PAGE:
This summer I had the pleasure of working at the New York Stock Exchange, located on 11 Wall Street in New York City. 11 Wall Street is the building most people think of when they imagine Wall Street. Countless tourists asked me on my lunch break everyday if I could take a picture of them in front of the building or give them a tour inside (it has to be prearranged in our post 9/11 world). When walking into the trading floor one is reminded of the history of the company by the pictures from the last hundred years lining the walls. As of 2011, NYSE Euronext (NYSE: NYX) had $4.552 billion in revenue and over 3,000 employees; however, that number seems to be much smaller presently because the Intercontinental Exchange (NYSE: ICE) recently purchased the company.
My role at the New York Stock Exchange was that of a Floor Operations Intern. The majority of my time was spent performing various tasks on the trading floor, from learning how to use all the various different technologies used on the floor, making sure the market makers properly opened and closed all of their stocks, and setting up trading halts. Unlike the other interns on the trading floor, I often found myself attending multiple meetings concerning the migration of broker systems to UTP architecture, because my two bosses could not always both make every meeting. I drafted summaries of the progress being made based on the meetings I attended.
I usually got onto the trading floor at 8:30AM and left at 4:15 PM. I was paid fairly well and there were a bunch of perks available, such as a subsidized local gym membership. There was a general NYSE internship-training program that involved guest lecturers such as Alvin Hall, who gave a full daylong course about the securities industry. My department, floor operations, actually had another training program. I would go in early 2-3 days a week to hear lecturers from people who work at various companies (Goldman Sachs, Credit Suisse) from different departments. At the end of the internship, I worked with other interns to put on a presentation about how the NYSE could improve its functions, especially with relation to dark pools, based on the lectures we listened to and the outside research we conducted. The other interns in my department were from Northeast and Midwest schools, with a large contingent from schools in the New York area.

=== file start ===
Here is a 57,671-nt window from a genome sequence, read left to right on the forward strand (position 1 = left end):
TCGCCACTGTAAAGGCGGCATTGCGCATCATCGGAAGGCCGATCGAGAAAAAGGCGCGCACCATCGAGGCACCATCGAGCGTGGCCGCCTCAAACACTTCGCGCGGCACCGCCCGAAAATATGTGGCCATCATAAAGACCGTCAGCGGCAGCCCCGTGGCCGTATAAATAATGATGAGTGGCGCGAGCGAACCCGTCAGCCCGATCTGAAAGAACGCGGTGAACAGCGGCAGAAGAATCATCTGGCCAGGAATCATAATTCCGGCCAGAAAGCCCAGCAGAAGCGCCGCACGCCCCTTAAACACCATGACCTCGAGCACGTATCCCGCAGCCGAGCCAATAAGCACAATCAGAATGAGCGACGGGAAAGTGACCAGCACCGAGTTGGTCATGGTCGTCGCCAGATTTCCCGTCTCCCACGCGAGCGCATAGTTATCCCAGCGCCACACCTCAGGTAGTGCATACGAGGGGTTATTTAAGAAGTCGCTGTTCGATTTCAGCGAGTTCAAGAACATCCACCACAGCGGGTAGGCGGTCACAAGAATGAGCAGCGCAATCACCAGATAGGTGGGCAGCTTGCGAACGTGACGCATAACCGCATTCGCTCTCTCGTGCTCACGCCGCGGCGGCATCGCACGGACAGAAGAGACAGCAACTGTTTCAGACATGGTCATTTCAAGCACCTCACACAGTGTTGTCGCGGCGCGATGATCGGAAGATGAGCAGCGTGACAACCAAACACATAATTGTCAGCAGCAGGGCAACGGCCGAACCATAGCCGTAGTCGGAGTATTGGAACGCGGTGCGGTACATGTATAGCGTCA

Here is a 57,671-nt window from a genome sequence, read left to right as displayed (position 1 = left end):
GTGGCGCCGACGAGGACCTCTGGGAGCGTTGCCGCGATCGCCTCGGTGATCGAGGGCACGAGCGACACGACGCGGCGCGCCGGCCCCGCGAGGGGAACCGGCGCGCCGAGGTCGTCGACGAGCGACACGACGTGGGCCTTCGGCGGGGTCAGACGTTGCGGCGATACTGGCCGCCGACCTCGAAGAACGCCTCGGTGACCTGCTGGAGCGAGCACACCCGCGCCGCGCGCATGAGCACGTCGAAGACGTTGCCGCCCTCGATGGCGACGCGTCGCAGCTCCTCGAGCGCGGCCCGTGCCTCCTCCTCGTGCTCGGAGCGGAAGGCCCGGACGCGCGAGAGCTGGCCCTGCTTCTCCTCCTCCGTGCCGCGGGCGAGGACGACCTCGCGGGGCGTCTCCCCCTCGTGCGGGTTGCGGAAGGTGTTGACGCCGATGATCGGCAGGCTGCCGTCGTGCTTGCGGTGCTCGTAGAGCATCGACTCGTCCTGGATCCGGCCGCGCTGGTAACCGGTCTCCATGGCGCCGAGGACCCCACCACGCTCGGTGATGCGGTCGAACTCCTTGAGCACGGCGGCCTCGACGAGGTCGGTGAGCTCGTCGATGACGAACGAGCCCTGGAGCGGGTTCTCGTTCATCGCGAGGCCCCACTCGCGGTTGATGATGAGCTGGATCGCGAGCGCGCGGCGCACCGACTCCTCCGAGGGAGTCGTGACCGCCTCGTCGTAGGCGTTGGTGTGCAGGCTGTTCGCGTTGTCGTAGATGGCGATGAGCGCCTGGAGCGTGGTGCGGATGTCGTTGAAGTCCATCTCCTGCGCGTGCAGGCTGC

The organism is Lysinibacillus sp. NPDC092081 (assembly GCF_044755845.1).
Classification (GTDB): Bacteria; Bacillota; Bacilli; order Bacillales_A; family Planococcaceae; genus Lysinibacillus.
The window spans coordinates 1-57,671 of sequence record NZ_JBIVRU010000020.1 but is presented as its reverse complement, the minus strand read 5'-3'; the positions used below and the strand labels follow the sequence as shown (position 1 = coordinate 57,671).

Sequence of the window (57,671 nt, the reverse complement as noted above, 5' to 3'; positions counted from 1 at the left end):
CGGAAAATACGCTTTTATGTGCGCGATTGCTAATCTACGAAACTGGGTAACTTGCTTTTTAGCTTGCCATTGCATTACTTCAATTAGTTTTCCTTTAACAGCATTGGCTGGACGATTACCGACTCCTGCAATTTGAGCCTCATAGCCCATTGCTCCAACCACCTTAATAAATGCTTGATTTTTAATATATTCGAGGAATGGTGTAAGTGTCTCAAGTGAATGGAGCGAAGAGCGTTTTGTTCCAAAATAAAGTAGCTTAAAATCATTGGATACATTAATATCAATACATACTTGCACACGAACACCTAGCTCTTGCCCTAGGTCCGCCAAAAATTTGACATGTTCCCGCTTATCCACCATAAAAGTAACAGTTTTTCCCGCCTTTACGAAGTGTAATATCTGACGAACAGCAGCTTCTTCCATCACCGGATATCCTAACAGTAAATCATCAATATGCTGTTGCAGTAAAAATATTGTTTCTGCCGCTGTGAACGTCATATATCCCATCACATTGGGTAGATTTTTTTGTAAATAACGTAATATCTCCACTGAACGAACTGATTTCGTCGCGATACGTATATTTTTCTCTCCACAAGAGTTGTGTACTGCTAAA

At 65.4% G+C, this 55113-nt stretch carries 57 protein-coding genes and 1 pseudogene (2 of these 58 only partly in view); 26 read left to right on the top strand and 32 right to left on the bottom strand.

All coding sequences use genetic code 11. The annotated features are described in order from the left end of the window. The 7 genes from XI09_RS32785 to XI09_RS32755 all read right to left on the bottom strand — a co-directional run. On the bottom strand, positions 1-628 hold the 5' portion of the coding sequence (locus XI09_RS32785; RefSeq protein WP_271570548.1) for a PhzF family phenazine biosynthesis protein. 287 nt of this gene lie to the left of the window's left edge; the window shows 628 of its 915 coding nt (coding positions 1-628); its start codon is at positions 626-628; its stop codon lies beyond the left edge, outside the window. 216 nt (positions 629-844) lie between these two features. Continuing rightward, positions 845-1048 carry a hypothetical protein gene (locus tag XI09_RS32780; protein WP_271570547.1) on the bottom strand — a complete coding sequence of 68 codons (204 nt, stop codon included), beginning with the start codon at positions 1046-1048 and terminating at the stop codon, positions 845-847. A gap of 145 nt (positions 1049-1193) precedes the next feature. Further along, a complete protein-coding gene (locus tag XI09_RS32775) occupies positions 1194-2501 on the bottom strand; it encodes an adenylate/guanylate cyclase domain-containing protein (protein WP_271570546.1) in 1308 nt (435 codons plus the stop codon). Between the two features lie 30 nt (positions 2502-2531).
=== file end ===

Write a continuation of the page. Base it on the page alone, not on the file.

The most challenging part of my job was learning about the operations of the exchange. There are a lot of computer programs I had to learn in a very short span of time. It was rewarding at times when I reached the point I was able to finally start contributing in the later meetings. I don’t see myself working in the same role long-term, but I look forward to working on Wall Street in the coming years.